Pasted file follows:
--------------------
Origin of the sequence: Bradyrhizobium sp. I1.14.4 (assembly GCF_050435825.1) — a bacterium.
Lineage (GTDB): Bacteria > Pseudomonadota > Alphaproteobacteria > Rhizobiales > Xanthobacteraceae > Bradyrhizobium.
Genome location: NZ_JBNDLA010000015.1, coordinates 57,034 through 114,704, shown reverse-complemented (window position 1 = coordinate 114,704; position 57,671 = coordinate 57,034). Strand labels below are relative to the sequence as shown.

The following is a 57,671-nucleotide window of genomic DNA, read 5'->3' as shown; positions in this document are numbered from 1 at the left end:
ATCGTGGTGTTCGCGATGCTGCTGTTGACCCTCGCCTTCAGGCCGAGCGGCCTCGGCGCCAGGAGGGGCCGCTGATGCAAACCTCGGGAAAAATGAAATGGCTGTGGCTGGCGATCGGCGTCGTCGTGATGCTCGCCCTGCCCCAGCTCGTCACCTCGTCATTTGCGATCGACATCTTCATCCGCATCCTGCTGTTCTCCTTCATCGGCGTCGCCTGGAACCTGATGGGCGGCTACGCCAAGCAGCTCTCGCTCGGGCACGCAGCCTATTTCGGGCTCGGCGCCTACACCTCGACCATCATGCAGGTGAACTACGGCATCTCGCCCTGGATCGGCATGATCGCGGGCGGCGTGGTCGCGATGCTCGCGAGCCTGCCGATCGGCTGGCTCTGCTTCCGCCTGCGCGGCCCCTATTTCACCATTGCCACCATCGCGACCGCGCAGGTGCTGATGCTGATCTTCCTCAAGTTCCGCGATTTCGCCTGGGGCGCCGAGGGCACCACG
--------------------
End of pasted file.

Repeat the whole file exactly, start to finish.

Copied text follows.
Origin of the sequence: Bradyrhizobium sp. I1.14.4 (assembly GCF_050435825.1) — a bacterium.
Lineage (GTDB): Bacteria > Pseudomonadota > Alphaproteobacteria > Rhizobiales > Xanthobacteraceae > Bradyrhizobium.
Genome location: NZ_JBNDLA010000015.1, coordinates 57,034 through 114,704, shown reverse-complemented (window position 1 = coordinate 114,704; position 57,671 = coordinate 57,034). Strand labels below are relative to the sequence as shown.

The following is a 57,671-nucleotide window of genomic DNA, read 5'->3' as shown; positions in this document are numbered from 1 at the left end:
ATCGTGGTGTTCGCGATGCTGCTGTTGACCCTCGCCTTCAGGCCGAGCGGCCTCGGCGCCAGGAGGGGCCGCTGATGCAAACCTCGGGAAAAATGAAATGGCTGTGGCTGGCGATCGGCGTCGTCGTGATGCTCGCCCTGCCCCAGCTCGTCACCTCGTCATTTGCGATCGACATCTTCATCCGCATCCTGCTGTTCTCCTTCATCGGCGTCGCCTGGAACCTGATGGGCGGCTACGCCAAGCAGCTCTCGCTCGGGCACGCAGCCTATTTCGGGCTCGGCGCCTACACCTCGACCATCATGCAGGTGAACTACGGCATCTCGCCCTGGATCGGCATGATCGCGGGCGGCGTGGTCGCGATGCTCGCGAGCCTGCCGATCGGCTGGCTCTGCTTCCGCCTGCGCGGCCCCTATTTCACCATTGCCACCATCGCGACCGCGCAGGTGCTGATGCTGATCTTCCTCAAGTTCCGCGATTTCGCCTGGGGCGCCGAGGGCACCACG